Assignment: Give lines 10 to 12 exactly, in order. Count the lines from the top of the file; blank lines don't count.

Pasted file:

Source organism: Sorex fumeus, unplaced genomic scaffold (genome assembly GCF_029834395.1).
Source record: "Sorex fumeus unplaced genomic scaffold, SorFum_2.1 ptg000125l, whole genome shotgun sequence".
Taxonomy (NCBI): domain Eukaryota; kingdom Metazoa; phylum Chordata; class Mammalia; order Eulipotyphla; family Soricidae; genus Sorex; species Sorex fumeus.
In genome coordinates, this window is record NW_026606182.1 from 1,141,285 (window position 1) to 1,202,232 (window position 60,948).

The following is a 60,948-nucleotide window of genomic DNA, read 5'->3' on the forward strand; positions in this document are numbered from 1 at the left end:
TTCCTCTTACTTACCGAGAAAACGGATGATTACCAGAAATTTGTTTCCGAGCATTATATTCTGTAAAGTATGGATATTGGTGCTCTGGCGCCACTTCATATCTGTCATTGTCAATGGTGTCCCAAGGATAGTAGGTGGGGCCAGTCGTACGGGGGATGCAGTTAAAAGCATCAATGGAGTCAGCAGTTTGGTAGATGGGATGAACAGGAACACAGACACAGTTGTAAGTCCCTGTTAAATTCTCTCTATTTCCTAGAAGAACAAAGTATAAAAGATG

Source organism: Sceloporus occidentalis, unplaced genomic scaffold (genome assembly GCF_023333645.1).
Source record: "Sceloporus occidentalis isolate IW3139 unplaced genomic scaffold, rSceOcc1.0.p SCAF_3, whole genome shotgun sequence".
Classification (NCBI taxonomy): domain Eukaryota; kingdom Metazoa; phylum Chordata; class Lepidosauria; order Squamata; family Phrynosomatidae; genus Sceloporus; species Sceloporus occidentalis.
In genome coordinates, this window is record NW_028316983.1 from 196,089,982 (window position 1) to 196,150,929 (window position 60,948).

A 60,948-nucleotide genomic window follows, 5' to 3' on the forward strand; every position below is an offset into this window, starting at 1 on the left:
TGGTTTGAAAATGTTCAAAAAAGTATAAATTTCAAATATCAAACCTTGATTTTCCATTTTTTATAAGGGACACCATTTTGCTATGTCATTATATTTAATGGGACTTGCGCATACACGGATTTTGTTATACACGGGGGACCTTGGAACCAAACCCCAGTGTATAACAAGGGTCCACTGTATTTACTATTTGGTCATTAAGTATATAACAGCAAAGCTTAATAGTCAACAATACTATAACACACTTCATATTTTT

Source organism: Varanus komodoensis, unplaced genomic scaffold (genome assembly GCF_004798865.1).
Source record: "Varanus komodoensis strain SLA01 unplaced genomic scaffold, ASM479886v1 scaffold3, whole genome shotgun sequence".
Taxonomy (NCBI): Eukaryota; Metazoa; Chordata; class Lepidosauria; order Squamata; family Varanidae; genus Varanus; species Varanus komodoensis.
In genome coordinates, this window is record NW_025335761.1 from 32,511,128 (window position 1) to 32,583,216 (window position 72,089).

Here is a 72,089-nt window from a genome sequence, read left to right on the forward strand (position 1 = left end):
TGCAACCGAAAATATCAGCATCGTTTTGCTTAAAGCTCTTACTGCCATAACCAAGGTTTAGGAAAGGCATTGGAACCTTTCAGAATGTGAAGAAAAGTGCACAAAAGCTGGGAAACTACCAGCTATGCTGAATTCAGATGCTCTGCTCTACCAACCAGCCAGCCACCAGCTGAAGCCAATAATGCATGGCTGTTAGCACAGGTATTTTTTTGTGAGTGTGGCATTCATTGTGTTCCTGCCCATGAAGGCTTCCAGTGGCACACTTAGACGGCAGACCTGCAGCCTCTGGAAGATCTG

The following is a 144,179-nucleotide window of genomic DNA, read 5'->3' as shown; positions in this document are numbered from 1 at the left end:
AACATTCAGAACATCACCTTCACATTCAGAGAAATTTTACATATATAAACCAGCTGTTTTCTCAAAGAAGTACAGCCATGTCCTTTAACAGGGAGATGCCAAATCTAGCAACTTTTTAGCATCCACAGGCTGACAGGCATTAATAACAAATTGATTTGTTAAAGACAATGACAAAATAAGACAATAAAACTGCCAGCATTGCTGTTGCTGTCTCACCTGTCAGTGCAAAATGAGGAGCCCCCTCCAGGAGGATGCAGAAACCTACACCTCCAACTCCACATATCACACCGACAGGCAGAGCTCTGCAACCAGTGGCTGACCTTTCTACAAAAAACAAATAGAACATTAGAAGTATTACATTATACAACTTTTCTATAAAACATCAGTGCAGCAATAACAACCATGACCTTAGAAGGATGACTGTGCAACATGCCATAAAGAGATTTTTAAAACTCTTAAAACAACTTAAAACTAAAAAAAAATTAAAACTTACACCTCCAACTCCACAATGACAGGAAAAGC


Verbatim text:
In genome coordinates, this window is record NW_028316983.1 from 196,089,982 (window position 1) to 196,150,929 (window position 60,948).

A 60,948-nucleotide genomic window follows, 5' to 3' on the forward strand; every position below is an offset into this window, starting at 1 on the left:
TGGTTTGAAAATGTTCAAAAAAGTATAAATTTCAAATATCAAACCTTGATTTTCCATTTTTTATAAGGGACACCATTTTGCTATGTCATTATATTTAATGGGACTTGCGCATACACGGATTTTGTTATACACGGGGGACCTTGGAACCAAACCCCAGTGTATAACAAGGGTCCACTGTATTTACTATTTGGTCATTAAGTATATAACAGCAAAGCTTAATAGTCAACAATACTATAACACACTTCATATTTTT